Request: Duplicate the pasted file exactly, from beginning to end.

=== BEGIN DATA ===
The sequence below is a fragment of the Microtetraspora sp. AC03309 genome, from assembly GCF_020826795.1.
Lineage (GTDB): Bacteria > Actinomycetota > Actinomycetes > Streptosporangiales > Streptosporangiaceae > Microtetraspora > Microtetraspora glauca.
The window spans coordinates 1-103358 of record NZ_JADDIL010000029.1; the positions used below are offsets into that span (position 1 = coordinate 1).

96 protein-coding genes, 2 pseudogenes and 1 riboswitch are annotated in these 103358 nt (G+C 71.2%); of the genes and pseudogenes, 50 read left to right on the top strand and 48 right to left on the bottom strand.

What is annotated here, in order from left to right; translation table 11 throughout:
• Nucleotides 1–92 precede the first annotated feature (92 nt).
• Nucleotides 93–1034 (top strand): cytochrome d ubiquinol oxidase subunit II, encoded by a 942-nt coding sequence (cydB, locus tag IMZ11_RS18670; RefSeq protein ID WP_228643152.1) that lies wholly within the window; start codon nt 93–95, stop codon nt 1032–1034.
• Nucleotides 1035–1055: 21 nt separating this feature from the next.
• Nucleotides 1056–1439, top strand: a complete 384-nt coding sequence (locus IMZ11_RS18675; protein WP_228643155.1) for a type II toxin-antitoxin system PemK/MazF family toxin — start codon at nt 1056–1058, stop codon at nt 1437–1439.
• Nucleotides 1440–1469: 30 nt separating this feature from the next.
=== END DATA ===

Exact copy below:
The sequence below is a fragment of the Microtetraspora sp. AC03309 genome, from assembly GCF_020826795.1.
Lineage (GTDB): Bacteria > Actinomycetota > Actinomycetes > Streptosporangiales > Streptosporangiaceae > Microtetraspora > Microtetraspora glauca.
The window spans coordinates 1-103358 of record NZ_JADDIL010000029.1; the positions used below are offsets into that span (position 1 = coordinate 1).

96 protein-coding genes, 2 pseudogenes and 1 riboswitch are annotated in these 103358 nt (G+C 71.2%); of the genes and pseudogenes, 50 read left to right on the top strand and 48 right to left on the bottom strand.

What is annotated here, in order from left to right; translation table 11 throughout:
• Nucleotides 1–92 precede the first annotated feature (92 nt).
• Nucleotides 93–1034 (top strand): cytochrome d ubiquinol oxidase subunit II, encoded by a 942-nt coding sequence (cydB, locus tag IMZ11_RS18670; RefSeq protein ID WP_228643152.1) that lies wholly within the window; start codon nt 93–95, stop codon nt 1032–1034.
• Nucleotides 1035–1055: 21 nt separating this feature from the next.
• Nucleotides 1056–1439, top strand: a complete 384-nt coding sequence (locus IMZ11_RS18675; protein WP_228643155.1) for a type II toxin-antitoxin system PemK/MazF family toxin — start codon at nt 1056–1058, stop codon at nt 1437–1439.
• Nucleotides 1440–1469: 30 nt separating this feature from the next.